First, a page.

7 Wang Fuzhi ( ) “The world consists only of concrete things.” Chi: Material force, but also concrete things Li: Principle, concrete order of the world— arrangement of material objects Principle depends on material force

8 Wang’s Arguments The world has a causal structure; perception is part of it. The behavior of things, and how they appear to us, results from their real internal constitution Idealists infer: X can’t be perceived => X doesn’t exist. But why? Arguments against substance are like arguments against self: “Those who speak of non-self do so from the point of view of the self. If there were no self, who is going to deny the self?”

9 American Realism Edwin Holt, Walter Marvin, William Pepperel Montague, Ralph Barton Perry, Walter Pitkin, E. G. Spaulding Holt: “1. The entities (objects, facts, et caet.) under study in logic, mathematics, and the physical sciences are not mental in any usual or proper meaning of the word 'mental'. 2. The being and nature of these entities are in no sense conditioned by their being known.”

10 Montague on Realism “1. Realism holds that things known may continue to exist unaltered when they are not known, or that things may pass in and out of the cognitive relation without prejudice to their reality, or that the existence of a thing is not correlated with or dependent upon the fact that anybody experiences it, perceives it, conceives it, or is in any way aware of it.”

11 Argument for Idealism We have reason to believe that something exists only if we can know it We can know an object only by making it an object of consciousness Any object of consciousness is conditioned by consciousness Anything conditioned by consciousness is mind- dependent So, we have reason to believe that a thing exists only if it is mind-dependent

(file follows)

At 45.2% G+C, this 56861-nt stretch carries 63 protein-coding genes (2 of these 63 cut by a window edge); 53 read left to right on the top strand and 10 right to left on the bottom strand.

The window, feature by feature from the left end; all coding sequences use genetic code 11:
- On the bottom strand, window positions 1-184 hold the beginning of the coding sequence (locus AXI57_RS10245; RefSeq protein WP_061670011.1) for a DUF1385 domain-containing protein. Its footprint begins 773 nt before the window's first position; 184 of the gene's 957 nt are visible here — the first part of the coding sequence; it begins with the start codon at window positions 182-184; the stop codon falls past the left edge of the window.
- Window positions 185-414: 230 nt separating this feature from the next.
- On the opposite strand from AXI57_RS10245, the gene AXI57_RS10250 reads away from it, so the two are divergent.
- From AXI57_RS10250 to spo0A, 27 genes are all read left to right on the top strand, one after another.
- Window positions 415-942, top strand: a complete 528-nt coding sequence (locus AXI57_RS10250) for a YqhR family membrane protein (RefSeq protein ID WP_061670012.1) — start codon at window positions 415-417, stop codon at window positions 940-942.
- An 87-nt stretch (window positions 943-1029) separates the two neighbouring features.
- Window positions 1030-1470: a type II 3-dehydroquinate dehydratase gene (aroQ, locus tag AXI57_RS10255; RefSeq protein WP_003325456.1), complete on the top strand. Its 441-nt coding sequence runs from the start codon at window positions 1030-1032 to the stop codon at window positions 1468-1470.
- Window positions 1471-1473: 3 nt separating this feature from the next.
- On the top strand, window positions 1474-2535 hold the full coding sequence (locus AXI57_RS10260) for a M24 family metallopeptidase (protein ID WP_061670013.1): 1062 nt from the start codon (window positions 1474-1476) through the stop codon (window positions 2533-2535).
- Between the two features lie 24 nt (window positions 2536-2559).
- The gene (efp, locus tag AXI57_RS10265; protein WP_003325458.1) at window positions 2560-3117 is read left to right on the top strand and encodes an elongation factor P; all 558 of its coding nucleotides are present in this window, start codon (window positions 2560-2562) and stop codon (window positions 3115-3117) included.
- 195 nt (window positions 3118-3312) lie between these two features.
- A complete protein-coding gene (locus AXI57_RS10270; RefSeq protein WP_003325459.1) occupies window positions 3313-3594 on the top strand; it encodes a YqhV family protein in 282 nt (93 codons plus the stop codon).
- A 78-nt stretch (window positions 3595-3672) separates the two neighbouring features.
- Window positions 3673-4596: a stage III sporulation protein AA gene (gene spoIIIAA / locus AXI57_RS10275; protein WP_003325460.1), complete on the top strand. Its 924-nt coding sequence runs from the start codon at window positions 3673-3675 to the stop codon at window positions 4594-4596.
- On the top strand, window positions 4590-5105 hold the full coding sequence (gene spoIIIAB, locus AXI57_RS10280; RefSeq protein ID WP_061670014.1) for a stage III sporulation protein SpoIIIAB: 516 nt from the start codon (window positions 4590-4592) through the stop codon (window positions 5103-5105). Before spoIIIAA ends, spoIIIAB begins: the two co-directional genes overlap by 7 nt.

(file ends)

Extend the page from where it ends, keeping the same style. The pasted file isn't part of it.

12 The Realists’ Critique Premises 3 and 4: Any object of consciousness is conditioned by consciousness Anything conditioned by consciousness is mind- dependent Realists: I see a cat. It becomes an object of consciousness. So, the cat is conditioned by consciousness? So, the cat is mind- dependent? That’s absurd! The cat isn’t affected by my seeing or not seeing it.

13 Equivocation in Idealism The idealists use ‘object of consciousness’ ambiguously Dignaga: actual objects (causes of perception) vs. internal objects (effects— appearances) We know actual objects by representing them as internal objects The internal object is conditioned and mind- dependent; the actual object is neither

14 Actual Objects Actual objects— things-in-themselves— are not conditioned by being known But they can be known— by being represented as internal objects Montague: “Cognition belongs to the same world as that of its objects. It has its place in the order of nature. There is nothing transcendental or supernatural about it.”

15 Real Essences Aristotle and Aquinas: We know objects by grasping their essences Locke: Which essence? Nominal: concept; conditioned Real: real internal constitution; unconditioned We study cognition as we study anything else We know real essences through scientific method